Presented in Association with the Institute of Celtic Studies, Oakland
With the exception of films made by outsiders - such films as John Ford's The Quiet Man and The Informer, Carol Reed's Odd Man Out and Joseph Strick's versions of Joyce's books - Ireland has remained a country with virtually no film industry. In 1968, Dublin-born Kieran Hickey directed the first two fictional films to emerge from modern Ireland. Hickey, who claims to be Ireland's film fanatic in residence, began his career making informational films, and went on to direct three films on literary subjects: Faithful Departed, which depicts the Dublin of James Joyce's “Ulysses”; Jonathan Swift, a critical biography; and the story of the 19th-century Irish dramatist, Dion Boucicault. He now works primarily through his own production company, B.A.C. Films.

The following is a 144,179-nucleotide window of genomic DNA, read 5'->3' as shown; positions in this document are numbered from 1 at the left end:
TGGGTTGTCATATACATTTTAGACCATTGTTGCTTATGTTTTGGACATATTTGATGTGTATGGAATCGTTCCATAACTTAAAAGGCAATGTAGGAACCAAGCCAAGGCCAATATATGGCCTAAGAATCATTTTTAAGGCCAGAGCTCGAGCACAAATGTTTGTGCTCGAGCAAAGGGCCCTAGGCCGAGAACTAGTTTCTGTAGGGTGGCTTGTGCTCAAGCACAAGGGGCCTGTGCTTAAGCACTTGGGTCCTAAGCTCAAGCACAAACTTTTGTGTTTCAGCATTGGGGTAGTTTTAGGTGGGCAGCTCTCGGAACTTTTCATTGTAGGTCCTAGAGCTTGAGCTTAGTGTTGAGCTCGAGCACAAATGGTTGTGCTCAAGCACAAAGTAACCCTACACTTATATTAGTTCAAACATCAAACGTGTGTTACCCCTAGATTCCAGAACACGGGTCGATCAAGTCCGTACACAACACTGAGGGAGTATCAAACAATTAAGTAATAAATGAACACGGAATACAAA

In his two recent fictional films, Exposure and A Child's Voice, Hickey demonstrates the Irish flair for story-telling, but in both films, though they differ very much in subject matter, his narrative style is spare, economical and understated, but the capturing of mood and nuance is precise and powerful.